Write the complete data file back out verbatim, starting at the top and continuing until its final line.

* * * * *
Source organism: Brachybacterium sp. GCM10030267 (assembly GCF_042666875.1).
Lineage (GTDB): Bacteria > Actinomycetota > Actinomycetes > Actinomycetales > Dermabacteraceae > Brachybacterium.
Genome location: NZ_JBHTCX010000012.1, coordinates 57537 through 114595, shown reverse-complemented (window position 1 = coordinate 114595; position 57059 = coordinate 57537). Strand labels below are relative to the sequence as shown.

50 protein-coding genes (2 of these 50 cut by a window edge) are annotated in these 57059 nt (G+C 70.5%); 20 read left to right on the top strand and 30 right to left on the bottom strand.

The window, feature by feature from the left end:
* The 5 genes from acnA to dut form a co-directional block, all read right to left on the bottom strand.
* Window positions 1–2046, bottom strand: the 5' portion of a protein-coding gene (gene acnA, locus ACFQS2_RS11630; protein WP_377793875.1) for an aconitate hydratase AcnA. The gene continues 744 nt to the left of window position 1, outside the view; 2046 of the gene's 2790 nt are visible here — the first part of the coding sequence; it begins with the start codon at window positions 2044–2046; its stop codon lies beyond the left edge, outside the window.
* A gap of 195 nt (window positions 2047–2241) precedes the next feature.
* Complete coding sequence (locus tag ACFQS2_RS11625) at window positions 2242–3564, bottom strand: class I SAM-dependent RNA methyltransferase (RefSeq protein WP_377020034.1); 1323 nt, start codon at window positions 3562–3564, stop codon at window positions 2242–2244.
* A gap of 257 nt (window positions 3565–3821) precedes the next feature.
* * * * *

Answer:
Source organism: Brachybacterium sp. GCM10030267 (assembly GCF_042666875.1).
Lineage (GTDB): Bacteria > Actinomycetota > Actinomycetes > Actinomycetales > Dermabacteraceae > Brachybacterium.
Genome location: NZ_JBHTCX010000012.1, coordinates 57537 through 114595, shown reverse-complemented (window position 1 = coordinate 114595; position 57059 = coordinate 57537). Strand labels below are relative to the sequence as shown.

50 protein-coding genes (2 of these 50 cut by a window edge) are annotated in these 57059 nt (G+C 70.5%); 20 read left to right on the top strand and 30 right to left on the bottom strand.

The window, feature by feature from the left end:
* The 5 genes from acnA to dut form a co-directional block, all read right to left on the bottom strand.
* Window positions 1–2046, bottom strand: the 5' portion of a protein-coding gene (gene acnA, locus ACFQS2_RS11630; protein WP_377793875.1) for an aconitate hydratase AcnA. The gene continues 744 nt to the left of window position 1, outside the view; 2046 of the gene's 2790 nt are visible here — the first part of the coding sequence; it begins with the start codon at window positions 2044–2046; its stop codon lies beyond the left edge, outside the window.
* A gap of 195 nt (window positions 2047–2241) precedes the next feature.
* Complete coding sequence (locus tag ACFQS2_RS11625) at window positions 2242–3564, bottom strand: class I SAM-dependent RNA methyltransferase (RefSeq protein WP_377020034.1); 1323 nt, start codon at window positions 3562–3564, stop codon at window positions 2242–2244.
* A gap of 257 nt (window positions 3565–3821) precedes the next feature.